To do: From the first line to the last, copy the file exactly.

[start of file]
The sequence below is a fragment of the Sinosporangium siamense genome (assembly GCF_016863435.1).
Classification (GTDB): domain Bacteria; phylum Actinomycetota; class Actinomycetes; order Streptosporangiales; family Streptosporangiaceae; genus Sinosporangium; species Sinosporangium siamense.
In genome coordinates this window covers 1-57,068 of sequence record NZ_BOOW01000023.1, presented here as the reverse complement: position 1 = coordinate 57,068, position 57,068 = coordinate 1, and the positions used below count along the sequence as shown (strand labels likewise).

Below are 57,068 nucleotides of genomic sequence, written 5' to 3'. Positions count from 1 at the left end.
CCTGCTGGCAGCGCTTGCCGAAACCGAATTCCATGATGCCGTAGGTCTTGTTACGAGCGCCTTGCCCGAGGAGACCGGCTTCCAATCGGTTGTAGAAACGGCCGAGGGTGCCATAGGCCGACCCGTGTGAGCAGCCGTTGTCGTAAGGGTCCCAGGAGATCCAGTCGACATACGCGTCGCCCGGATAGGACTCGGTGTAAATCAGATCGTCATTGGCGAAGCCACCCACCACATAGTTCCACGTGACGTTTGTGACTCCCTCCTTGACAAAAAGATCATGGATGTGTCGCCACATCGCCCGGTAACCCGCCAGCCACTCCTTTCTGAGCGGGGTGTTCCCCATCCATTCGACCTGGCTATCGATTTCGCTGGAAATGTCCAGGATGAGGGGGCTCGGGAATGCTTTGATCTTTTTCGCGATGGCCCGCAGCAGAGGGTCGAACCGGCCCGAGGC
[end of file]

The sequence below is a fragment of the Sinosporangium siamense genome (assembly GCF_016863435.1).
Classification (GTDB): domain Bacteria; phylum Actinomycetota; class Actinomycetes; order Streptosporangiales; family Streptosporangiaceae; genus Sinosporangium; species Sinosporangium siamense.
In genome coordinates this window covers 1-57,068 of sequence record NZ_BOOW01000023.1, presented here as the reverse complement: position 1 = coordinate 57,068, position 57,068 = coordinate 1, and the positions used below count along the sequence as shown (strand labels likewise).

Below are 57,068 nucleotides of genomic sequence, written 5' to 3'. Positions count from 1 at the left end.
CCTGCTGGCAGCGCTTGCCGAAACCGAATTCCATGATGCCGTAGGTCTTGTTACGAGCGCCTTGCCCGAGGAGACCGGCTTCCAATCGGTTGTAGAAACGGCCGAGGGTGCCATAGGCCGACCCGTGTGAGCAGCCGTTGTCGTAAGGGTCCCAGGAGATCCAGTCGACATACGCGTCGCCCGGATAGGACTCGGTGTAAATCAGATCGTCATTGGCGAAGCCACCCACCACATAGTTCCACGTGACGTTTGTGACTCCCTCCTTGACAAAAAGATCATGGATGTGTCGCCACATCGCCCGGTAACCCGCCAGCCACTCCTTTCTGAGCGGGGTGTTCCCCATCCATTCGACCTGGCTATCGATTTCGCTGGAAATGTCCAGGATGAGGGGGCTCGGGAATGCTTTGATCTTTTTCGCGATGGCCCGCAGCAGAGGGTCGAACCGGCCCGAGGC